New York Magazine

Skip to content, or skip to search.

Skip to content, or skip to search.

Comments: Week of October 15, 2012

ShareThis

1. “Is rock stardom any way to make a living?” asked Nitsuh Abebe in the cover story on indie gods Grizzly Bear, living modestly in the new post-iTunes universe, even when selling out Radio City (Down and Out in the Top 10,” ­October 8). “Great article on a band that deserves every bit of ‘hopefully’ more success that comes their way,” wrote one reader at nymag.com. “Well written and interesting. Makes me question my Spotify subscription.” That was the mainline of response to the story—regret that our desire for free music means those making it are left out in the cold. “If you care enough about the music to want to listen to it, then please care enough about it to pay for it and allow its creators to survive and continue. Actions speak louder than words,” wrote another reader. A third argued that the Grizzly Bear parable was bigger than pop music: “What Abebe points to in music applies to all the arts in an era of fragmented markets and digital freebies. You used to be able to make a comfortable living as a mid-list writer, too.” Others disagreed that times had changed things all that much. “To an extent, these economic problems have always been there,” wrote one reader. “After Einstein on the Beach was staged at Lincoln Center, Philip Glass still drove a cab—one of his passengers even asked if he knew he had the same name as an important composer. These guys are in a great band doing important work that is exactly what they want to be doing. Sure, they deserve more, but how many people can say that?


2. “Polling is garbage,” wrote one reader at nymag.com about Jason Zengerle’s tour of the booming, possibly broken industry of polling in the month before the presidential election (The. Polls. Have. Stopped. Making. Any. Sense.,” ­October 8). After voicing familiar political-survey gripes, readers seemed most interested in debating one obscure point in the story—Nate Silver’s use of New Hampshire primary data to explain his regression model. “Attempting to use New Hampshire as a thermometer will get you very interesting results,” wrote one. “The Republican Party in NH has very strong libertarian bends, at least when it comes to the economic aspects … It will continue to change that landscape even more so, slanting the old ‘NH as weather vane’ metric.” Another agreed: “New Hampshire is a world unto itself (a beautiful one, but politically it’s like a family in the 1970s—you’ve got the old-school, conservative, gun-owning dad & traditional ma + the radical hippie daughter & son). I think of NH as a cross between Alabama & New York City (yeah, ponder that one),” he wrote. “And yet, the mountains there are so pretty.”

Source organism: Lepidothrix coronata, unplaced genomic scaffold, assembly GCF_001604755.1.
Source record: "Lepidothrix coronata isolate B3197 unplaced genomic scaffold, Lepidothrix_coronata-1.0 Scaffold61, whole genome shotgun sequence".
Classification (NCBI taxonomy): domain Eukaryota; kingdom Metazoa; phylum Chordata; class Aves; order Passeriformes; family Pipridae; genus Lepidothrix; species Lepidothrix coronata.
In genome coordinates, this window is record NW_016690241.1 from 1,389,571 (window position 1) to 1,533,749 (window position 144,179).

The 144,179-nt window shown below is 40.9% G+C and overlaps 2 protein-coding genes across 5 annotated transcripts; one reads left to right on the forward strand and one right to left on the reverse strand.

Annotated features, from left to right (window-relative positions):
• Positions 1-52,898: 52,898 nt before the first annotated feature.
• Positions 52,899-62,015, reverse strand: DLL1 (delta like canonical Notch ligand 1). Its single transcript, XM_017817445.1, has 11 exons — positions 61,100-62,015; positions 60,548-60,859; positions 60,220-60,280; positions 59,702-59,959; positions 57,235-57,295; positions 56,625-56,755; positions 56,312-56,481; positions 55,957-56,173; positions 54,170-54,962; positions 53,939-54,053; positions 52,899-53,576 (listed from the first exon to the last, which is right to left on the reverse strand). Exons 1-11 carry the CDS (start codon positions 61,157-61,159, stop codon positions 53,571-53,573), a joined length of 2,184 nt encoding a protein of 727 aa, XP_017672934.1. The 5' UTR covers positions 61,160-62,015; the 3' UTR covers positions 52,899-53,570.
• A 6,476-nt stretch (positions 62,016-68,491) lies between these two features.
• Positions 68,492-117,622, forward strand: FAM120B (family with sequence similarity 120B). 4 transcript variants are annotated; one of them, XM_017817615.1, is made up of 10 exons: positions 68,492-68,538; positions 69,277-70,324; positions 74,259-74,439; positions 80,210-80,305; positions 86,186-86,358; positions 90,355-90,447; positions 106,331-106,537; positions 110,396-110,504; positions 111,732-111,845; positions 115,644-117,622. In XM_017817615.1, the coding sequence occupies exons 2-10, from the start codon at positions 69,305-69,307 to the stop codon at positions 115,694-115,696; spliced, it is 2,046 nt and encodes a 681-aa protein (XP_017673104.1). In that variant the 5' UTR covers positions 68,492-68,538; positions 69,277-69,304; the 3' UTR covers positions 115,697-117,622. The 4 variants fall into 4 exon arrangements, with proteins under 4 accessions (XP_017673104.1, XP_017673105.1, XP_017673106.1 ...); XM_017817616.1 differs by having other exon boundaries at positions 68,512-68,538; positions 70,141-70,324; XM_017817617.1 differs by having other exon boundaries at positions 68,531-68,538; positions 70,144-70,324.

3. “Pretty much everything that could have gone wrong with the 2012 New York Yankees’ season did go wrong,” wrote Will Leitch on the team’s playoff prospects. “And they still have to be considered one of the favorites to reach the World Series, again” (The Yankees Are Dead. Long Live the Yankees,” October 8). “Cashman and Girardi are totally underappreciated by the media and, to an extent, the fans,” wrote one commenter at nymag.com. “We have been incredibly spoiled these last fifteen years, and for a fan old enough to remember the dark days, this era has been amazing … Cashman gave us the depth to survive the loss of Gardner, A-Rod, and others, and Girardi has run a tight ship.” Another reader took issue with him: “Cashman knows what he’s doing. Girardi? Jury’s still out.” Responded the first: “Three out of four years he has been manager, we have had playoff appearances.” That’s when the argument picked up. “Judging an individual player or manager by his team’s record is ridiculous. Statistically speaking, a manager is not particularly valuable compared to a player. Which is to say that you need to dig a little deeper than team success to prove that Girardi is a good manager. It’s not a huge stretch to say that you could manage the Yankees to the playoffs 3/4 years—year in and year out, there is a ton of talent on that team.” But his adversary wasn’t convinced that dollars explain the team success more than management. “My reality-challenged friend, you ignore several teams with monster payrolls that performed, well, monstrously this year. The Sox, the Phillies (until it was too late), and the Angels had extremely bad years … Analyze closely what really matters in sports: the ability to manage through adversity, and the ability to win rings. Concentrate on the championships. And repeat one number to yourself over and over: 27. After a while, the fog that envelops you will dissipate.

Send correspondence to: nymletters@nymag.com


Related:

Advertising
Current Issue
Subscribe to New York
Subscribe

Give a Gift

Advertising